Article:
In like manner the Honourable Fitzplantagenet Smith would regard as 'deuced low' the boar's head that delighted his cavalier ancestor, or the peacock pie that smoked upon Elizabethan boards.

… The great ministers of Fashion, its agents in enforcing its decrees upon unhappy society, have been the cooks - always a potent, a conceited, and, sooth to say, an ignorant fraternity. From the days of Aristoxenes and Archestratus to those of Ude - Ude, who refused four hundred a year and a carriage when offered by the Duke of Richmond, Lord Lieutenant of Ireland, because there was no Opera at Dublin - from the days of Archestratus to those of Ude, they have studied rather the display of their inventive powers than the laws of physiology and the stomachs f their patrons. Ben Jonson furnishes us with an admirable description of one of these gentry, who are more solicitous about the invention of wonderful novelties than the provision of a wholesome and sufficient dinner :- ' A master cook!' exclaims the poet;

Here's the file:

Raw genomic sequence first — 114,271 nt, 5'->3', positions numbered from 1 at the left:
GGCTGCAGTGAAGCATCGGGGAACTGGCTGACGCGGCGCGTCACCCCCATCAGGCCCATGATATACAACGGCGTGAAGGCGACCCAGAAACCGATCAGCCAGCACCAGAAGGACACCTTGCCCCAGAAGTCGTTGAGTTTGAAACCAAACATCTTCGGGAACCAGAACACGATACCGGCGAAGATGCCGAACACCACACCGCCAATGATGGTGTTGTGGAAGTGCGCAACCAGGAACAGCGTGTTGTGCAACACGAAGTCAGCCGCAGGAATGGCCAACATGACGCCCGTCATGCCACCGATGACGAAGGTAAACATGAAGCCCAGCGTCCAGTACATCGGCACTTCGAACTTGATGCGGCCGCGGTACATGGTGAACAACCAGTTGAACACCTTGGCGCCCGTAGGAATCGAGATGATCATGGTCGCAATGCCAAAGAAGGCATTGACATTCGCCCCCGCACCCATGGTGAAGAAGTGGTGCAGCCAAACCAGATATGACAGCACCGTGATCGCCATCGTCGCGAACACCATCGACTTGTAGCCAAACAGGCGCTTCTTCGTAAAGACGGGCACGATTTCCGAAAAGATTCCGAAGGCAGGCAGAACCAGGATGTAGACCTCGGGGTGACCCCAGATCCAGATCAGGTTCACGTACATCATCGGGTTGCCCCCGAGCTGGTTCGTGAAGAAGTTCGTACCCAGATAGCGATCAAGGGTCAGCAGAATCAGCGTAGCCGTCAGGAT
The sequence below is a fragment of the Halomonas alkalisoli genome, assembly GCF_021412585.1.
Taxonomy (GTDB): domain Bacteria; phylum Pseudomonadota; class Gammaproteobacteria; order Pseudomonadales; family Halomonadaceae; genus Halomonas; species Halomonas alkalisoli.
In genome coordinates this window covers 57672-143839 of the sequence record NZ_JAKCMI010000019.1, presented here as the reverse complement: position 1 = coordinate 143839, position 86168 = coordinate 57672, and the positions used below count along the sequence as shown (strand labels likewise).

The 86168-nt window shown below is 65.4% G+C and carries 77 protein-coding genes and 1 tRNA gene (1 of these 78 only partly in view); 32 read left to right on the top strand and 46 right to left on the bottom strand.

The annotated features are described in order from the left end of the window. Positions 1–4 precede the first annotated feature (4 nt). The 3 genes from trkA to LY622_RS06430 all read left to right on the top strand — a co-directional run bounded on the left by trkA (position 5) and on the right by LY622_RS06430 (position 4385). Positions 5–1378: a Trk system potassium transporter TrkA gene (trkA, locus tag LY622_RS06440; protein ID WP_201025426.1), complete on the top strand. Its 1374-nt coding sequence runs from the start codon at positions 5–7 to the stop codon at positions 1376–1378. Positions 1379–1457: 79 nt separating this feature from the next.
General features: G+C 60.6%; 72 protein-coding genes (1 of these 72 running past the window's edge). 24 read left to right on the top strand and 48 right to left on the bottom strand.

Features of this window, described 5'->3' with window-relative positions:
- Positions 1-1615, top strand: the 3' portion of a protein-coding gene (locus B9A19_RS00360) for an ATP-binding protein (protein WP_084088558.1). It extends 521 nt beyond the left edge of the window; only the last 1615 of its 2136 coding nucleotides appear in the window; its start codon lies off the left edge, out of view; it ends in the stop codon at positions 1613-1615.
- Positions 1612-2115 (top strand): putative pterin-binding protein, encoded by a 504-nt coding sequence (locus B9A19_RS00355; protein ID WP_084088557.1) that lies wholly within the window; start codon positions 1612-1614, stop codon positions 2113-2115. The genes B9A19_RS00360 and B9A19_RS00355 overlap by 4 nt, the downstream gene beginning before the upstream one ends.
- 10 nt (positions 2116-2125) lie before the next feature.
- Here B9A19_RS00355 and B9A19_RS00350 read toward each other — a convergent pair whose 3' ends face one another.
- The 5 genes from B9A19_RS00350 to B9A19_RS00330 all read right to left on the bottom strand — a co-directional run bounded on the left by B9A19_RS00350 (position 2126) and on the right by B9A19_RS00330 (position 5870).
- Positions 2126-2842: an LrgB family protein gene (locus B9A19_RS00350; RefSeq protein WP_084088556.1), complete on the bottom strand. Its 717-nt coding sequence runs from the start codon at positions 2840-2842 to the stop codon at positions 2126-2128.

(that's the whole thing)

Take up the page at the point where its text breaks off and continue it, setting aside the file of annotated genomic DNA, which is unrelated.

Why, he’s the man of men
For a professor; he designs, he draws,
He paints, he carves, he builds, he fortifies;
Makes citadels of curious fowl and fish.
Some he dry-dishes, some moats around with broths,
Mounts marrow-bones, cuts fifty-angled custards
Tears bulwark pies, and for his outerworks
He raiseth ramparts of immortal crust;
And teacheth all the tactics at one dinner:
What ranks, what files to put his dishes in;
The whole art military. Then he knows
The influence of the stars upon his meats,
And all their seasons, tempers, qualities;
And so to fit his relishes and sauces,
He has Nature in a pot, ‘bove all the chemists
Or airy brethren of the Rosy-Cross.
He is an architect, an engineer,
A soldier, a physician, a philosopher,
A general mathematician!